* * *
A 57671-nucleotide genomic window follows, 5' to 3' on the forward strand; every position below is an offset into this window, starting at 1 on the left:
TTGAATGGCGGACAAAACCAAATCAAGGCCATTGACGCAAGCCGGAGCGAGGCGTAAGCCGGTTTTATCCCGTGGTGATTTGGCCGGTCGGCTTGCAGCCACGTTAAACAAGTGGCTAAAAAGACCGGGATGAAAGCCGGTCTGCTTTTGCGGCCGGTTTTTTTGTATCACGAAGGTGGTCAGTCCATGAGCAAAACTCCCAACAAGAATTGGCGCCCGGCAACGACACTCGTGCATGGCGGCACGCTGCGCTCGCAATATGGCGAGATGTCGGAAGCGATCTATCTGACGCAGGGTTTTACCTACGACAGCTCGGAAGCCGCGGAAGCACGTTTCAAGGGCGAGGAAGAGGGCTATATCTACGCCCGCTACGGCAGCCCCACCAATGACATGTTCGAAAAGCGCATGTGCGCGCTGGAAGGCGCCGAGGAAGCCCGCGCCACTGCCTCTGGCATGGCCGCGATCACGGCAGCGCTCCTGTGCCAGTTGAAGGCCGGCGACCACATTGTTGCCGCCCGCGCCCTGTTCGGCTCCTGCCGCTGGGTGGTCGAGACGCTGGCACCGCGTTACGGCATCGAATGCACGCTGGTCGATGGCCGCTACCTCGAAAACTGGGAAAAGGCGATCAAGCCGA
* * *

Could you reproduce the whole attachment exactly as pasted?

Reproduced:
A 57671-nucleotide genomic window follows, 5' to 3' on the forward strand; every position below is an offset into this window, starting at 1 on the left:
TTGAATGGCGGACAAAACCAAATCAAGGCCATTGACGCAAGCCGGAGCGAGGCGTAAGCCGGTTTTATCCCGTGGTGATTTGGCCGGTCGGCTTGCAGCCACGTTAAACAAGTGGCTAAAAAGACCGGGATGAAAGCCGGTCTGCTTTTGCGGCCGGTTTTTTTGTATCACGAAGGTGGTCAGTCCATGAGCAAAACTCCCAACAAGAATTGGCGCCCGGCAACGACACTCGTGCATGGCGGCACGCTGCGCTCGCAATATGGCGAGATGTCGGAAGCGATCTATCTGACGCAGGGTTTTACCTACGACAGCTCGGAAGCCGCGGAAGCACGTTTCAAGGGCGAGGAAGAGGGCTATATCTACGCCCGCTACGGCAGCCCCACCAATGACATGTTCGAAAAGCGCATGTGCGCGCTGGAAGGCGCCGAGGAAGCCCGCGCCACTGCCTCTGGCATGGCCGCGATCACGGCAGCGCTCCTGTGCCAGTTGAAGGCCGGCGACCACATTGTTGCCGCCCGCGCCCTGTTCGGCTCCTGCCGCTGGGTGGTCGAGACGCTGGCACCGCGTTACGGCATCGAATGCACGCTGGTCGATGGCCGCTACCTCGAAAACTGGGAAAAGGCGATCAAGCCGA